Progress on security for the Industrial Internet of Things

Written by on September 28, 2016 in Guest Blog with 1 Comment

Suphachok Rengsomboon /

The IIC published the Industrial Internet Security Framework for Securing Industrial IoT. Last week, the Industrial Internet Consortium (IIC) released a security framework intended for securing industrial IoT. The Industrial Internet Consortium is an open membership organization founded by AT&T, Cisco, General Electric, IBM, and Intel in March 2014. The IIC catalyzes and coordinates the priorities and enabling technologies of the Industrial Internet.

The framework that was created, focuses on safety, reliability, resilience, security and privacy. Together, these attributes are securing industrial IoT and “define ‘trustworthiness’ in Industrial IoT systems”.

Determining where organizations are in that evolution is done by checking;
Risks, Assessments, Threats, Metrics and Performance

Four areas that will be tracked are;
Endpoints, Communications, Monitoring and Configuration.

“Today, many industrial systems simply do not have adequate security in place,” said Dr. Richard Soley, Executive Director, IIC. “The level of security found in the consumer Internet just won’t do for the Industrial Internet. In order to add security to an industrial system, you must make sure it won’t interfere with safety and reliability requirements. The IISF explores solutions to industrial problems that have plagued the industry for years. The IIC is also putting the IISF vision into practice in our testbed program.”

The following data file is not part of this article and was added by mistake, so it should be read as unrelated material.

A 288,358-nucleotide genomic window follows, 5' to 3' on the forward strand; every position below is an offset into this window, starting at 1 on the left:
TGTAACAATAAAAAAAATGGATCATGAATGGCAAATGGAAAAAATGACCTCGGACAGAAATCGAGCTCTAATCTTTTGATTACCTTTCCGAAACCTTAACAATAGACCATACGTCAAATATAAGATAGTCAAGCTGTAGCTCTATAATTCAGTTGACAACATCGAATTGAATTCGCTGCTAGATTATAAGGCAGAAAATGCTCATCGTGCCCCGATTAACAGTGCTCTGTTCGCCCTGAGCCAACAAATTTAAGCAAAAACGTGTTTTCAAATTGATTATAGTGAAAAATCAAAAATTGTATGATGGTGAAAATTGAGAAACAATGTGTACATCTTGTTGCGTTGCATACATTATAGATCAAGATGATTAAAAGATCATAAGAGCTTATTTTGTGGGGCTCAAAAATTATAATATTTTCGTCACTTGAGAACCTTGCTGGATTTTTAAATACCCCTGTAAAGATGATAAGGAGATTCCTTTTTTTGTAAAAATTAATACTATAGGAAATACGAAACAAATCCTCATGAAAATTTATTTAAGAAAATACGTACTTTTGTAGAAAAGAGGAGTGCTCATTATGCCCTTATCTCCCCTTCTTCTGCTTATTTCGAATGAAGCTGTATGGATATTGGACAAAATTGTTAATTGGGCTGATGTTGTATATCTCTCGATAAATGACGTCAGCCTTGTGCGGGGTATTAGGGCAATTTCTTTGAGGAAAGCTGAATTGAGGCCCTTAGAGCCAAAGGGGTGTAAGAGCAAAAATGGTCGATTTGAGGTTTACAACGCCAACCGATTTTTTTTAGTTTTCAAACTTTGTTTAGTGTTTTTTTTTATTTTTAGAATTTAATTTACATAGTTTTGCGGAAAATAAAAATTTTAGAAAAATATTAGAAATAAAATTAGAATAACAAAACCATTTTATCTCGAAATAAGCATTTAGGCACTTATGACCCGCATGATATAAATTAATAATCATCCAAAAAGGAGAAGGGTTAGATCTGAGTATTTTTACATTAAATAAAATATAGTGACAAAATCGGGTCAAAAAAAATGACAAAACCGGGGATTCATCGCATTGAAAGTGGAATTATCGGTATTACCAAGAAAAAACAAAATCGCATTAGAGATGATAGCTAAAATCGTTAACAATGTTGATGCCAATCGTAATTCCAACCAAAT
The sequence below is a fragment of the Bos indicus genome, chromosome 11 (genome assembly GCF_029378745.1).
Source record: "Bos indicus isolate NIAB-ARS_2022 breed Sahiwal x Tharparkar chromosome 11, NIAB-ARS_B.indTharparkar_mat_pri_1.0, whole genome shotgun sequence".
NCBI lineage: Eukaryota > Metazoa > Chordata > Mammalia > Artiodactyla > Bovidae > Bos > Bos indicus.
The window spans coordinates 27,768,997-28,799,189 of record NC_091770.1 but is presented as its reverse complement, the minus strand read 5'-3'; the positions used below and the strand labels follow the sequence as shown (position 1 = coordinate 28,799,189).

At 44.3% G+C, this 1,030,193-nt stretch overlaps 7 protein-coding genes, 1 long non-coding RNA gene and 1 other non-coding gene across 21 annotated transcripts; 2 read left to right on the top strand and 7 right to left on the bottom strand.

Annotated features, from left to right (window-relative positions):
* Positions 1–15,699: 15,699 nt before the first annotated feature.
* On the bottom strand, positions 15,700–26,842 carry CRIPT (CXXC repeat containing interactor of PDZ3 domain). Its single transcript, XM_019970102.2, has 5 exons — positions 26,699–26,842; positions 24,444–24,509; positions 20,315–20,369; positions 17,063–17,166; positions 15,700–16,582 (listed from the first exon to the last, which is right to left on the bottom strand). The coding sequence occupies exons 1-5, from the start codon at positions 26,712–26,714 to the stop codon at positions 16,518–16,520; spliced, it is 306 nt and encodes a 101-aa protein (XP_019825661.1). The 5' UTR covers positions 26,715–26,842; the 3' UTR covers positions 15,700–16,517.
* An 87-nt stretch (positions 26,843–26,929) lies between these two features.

The IISF breaks the industrial space down into three roles – the component builders, the system builders, and the operational users. The operational users are the owner/operators of the systems. To ensure end-to-end security, industrial users must assess the level of trustworthiness of the complete system.

IIoT endpoint connections can open up dangerous vulnerabilities because they’re often designed to carry sensitive information. For example, predictive maintenance, a common Industrial IoT implementation, collects data about how good equipment is working. Knowing this alerts plants to replace equipment before it breaks, but that implementation in the wrong hands could be detrimental.

With the IISF being released, the next important step is to see it applied in practice in order to incorporate feedback from practitioners into the next version of the document.

The IIC is not the only organization thinking deeply about the issue. Late last month, Icon Labs and Renesas Electronics America released a white paper aimed at embedded device developers preparing products for the Industrial IoT. The paper states that securing industrial IoT must include the real-time operating system (RTOS) that elements of the IIoT will use.

The reason for having a security framework is to allow OEMs to customize the solution based on their requirements. A module framework allows them to implement cybersecurity countermeasures that are most important for their device without having to invent a solution from scratch. OEMs must first understand the potential attack vectors that hackers could exploit when attacking their device. These can be used to prioritize which security features are implemented.

More on IIC and ITbusinessedge

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About the Author

About the Author: Jonathon has been lurking around the Telecoms and Internet space for the last 20 years. He is now a man on a mission – that being the reformation of the Industry Analyst business. He is working with his co-conspirators on transforming the Industry Analyst world forever as an Expert with EMI. .


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  1. Mark Edgar says:

    Here @ we use LoRaWAN with the AES keys held in hardware.

    No chance of cloning this device now.

    Full public key cryptography is avalable via the same 508a chipset if required for a more secure solution.

    Now it can be used as a side channel for security related tasks, door access etc.

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